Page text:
All posts tagged: WWI

The Scroop Patterns Selina Blouse

Building Your Own 1910s & WWI Wardrobe: Blouses, Skirts & Suits

Continuing on my series on making your own 1910s & WWI era wardrobe (with a focus on 1914-19), here are patterns for making your classic separates: blouses, skirts & suits. The patterns I’ve included here are from pattern companies I’ve made items from, or have helped students or friends make items from, and can recommend on that basis. I have not included pattern companies that I do not recommend, or pattern companies I have seen or tested in any way. I did not include patterns that are essentially modern blocks updated with a period aesthetic: I find that they rarely give the correct look. Other posts in the series include: Undergarments Dresses, Coats & Jackets Hope you find it helpful! Blouses: Multi Sized:   Scroop Patterns: Selina Blouse (1913-19).  A mid ‘teens blouse with detailed, fully-illustrated instructions. Wearing History: Edwardian 1910s blouse & guimpe: suitable for earlier 1910s impressions, and less up-to-date and fashionable later 1910s impressions. Wearing History: Elsie 1910s WWI blouse: a great mid-1910s blouse with period sewing instructions. Folkwear 1918 Armistice Blouse: …

Gossard Corsets ad, The Designer Oct 1916,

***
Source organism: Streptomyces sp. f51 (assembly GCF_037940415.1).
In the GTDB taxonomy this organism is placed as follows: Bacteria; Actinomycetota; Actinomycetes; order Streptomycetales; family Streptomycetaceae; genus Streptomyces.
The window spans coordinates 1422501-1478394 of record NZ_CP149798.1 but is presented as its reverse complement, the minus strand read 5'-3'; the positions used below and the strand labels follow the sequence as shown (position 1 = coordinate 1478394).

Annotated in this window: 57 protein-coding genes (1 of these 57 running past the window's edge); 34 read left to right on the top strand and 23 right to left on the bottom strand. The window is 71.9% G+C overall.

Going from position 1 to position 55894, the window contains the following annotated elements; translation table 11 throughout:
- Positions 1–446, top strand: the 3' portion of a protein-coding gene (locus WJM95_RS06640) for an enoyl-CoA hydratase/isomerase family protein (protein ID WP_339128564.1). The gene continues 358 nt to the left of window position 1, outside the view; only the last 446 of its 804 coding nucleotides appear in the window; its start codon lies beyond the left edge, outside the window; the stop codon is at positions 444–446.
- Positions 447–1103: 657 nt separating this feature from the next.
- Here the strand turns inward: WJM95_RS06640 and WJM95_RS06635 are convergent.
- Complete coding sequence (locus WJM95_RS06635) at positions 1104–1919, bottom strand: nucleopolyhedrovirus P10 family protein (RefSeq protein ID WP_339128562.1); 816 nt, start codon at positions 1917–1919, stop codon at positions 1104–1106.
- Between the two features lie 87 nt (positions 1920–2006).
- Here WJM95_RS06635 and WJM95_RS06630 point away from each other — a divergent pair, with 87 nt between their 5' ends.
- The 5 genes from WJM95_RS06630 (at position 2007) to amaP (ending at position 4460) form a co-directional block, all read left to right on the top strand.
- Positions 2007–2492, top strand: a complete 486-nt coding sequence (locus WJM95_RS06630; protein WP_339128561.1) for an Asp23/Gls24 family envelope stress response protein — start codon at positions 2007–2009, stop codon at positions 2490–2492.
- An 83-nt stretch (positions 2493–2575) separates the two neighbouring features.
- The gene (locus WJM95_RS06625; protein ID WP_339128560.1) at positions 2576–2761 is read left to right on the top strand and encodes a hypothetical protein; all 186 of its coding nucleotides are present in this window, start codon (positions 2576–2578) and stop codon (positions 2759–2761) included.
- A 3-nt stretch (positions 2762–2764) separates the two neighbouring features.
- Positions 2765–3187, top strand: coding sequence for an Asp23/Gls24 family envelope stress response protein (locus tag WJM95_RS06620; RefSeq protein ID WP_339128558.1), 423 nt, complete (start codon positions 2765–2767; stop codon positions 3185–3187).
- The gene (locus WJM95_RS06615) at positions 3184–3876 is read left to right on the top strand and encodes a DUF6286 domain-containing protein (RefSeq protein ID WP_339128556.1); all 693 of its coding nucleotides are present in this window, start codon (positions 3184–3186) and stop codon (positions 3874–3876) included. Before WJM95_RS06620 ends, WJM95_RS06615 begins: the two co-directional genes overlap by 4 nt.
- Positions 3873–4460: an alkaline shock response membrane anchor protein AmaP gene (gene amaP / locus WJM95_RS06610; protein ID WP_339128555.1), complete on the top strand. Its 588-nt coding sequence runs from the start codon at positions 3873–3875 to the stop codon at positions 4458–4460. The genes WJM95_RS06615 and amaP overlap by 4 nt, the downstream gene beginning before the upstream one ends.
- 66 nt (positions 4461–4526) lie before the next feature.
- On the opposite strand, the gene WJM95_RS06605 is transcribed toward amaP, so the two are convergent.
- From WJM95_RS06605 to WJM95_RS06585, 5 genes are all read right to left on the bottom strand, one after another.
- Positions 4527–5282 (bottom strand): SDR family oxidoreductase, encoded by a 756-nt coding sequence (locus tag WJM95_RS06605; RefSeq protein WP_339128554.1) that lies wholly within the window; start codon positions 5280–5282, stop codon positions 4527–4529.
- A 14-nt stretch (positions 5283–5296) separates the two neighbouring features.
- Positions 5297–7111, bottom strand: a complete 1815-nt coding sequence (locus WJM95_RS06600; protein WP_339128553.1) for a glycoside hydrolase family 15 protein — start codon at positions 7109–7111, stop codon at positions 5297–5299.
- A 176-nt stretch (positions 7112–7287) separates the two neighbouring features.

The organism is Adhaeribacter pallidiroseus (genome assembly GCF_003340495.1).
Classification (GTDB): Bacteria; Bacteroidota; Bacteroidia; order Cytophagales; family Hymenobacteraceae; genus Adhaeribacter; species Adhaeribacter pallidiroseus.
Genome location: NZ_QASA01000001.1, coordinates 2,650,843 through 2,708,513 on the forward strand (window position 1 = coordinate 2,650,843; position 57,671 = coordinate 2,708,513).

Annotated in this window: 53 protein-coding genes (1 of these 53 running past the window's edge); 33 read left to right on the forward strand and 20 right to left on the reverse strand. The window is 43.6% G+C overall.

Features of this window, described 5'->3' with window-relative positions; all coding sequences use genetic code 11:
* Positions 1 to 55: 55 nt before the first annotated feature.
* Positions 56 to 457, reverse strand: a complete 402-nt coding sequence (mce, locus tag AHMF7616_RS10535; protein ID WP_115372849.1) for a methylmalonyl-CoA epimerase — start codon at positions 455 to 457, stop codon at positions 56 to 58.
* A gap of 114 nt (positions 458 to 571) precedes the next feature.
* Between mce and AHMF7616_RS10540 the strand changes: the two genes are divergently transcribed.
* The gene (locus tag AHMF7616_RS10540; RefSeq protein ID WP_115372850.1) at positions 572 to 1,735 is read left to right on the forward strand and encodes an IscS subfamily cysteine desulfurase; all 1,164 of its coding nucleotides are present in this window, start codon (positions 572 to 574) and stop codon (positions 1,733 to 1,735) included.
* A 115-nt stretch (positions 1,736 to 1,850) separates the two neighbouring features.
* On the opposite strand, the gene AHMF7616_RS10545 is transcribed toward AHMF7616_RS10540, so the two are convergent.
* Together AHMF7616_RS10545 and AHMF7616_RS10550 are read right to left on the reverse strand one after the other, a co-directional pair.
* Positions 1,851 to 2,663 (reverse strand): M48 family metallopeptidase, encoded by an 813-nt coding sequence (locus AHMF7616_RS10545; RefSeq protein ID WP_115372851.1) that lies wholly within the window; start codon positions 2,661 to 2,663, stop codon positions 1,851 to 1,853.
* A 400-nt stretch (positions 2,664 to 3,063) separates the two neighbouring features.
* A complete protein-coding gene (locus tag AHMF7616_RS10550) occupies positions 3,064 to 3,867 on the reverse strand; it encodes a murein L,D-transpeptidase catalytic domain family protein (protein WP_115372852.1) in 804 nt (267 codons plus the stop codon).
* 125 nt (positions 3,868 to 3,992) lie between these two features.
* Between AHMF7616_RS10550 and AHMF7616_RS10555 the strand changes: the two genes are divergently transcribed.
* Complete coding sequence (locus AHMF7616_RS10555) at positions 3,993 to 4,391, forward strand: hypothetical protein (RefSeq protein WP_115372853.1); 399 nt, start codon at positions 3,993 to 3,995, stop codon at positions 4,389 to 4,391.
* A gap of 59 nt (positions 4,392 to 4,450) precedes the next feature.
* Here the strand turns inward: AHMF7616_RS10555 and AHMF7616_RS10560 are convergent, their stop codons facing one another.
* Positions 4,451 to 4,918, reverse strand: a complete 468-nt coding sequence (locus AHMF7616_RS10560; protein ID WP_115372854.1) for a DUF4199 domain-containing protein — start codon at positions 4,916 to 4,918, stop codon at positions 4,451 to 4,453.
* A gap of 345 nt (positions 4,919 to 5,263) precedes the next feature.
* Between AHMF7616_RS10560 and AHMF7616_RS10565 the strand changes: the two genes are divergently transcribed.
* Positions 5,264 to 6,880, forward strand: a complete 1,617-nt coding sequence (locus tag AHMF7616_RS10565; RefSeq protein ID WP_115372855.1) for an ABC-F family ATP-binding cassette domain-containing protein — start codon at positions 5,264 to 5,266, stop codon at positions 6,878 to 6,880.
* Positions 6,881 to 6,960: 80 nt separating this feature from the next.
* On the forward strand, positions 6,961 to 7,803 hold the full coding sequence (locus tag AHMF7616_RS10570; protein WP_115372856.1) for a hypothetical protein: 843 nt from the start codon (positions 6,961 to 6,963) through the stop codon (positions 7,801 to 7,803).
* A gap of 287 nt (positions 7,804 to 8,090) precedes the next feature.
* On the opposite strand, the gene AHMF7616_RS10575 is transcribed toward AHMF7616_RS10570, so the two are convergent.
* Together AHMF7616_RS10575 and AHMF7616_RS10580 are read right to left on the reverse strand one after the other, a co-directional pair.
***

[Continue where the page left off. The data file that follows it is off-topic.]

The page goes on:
Building your own 1910s & WWI Wardrobe: The Undergarments

It’s less than a month until Costume College 2018, and my instagram and facebook feeds are full of people panic-sewing for the event.  I’m not going this year, but all the excitement has reminded me of the talks I did last year, and how I’ve never put most of that information online. In a timely coincidence, a number of people have asked me recently what my favourite Edwardian & WWI era patterns are, and how I built my wardrobe for my Fortnight in 1916 living-history project. One of my talks at Costume College last year was ‘The Great War Wardrobe‘: an in-depth exploration of WWI era home-front fashion, along with a guide on how to build a complete wardrobe from the period.  I’m still working out how to turn the fashion history side of the class into workable blog posts, but will (hopefully) get those sorted and polished soon. For now, here is a quick series on where to get patterns to make a 1910s (with a focus on 1914-19) era wardrobe. Other posts in …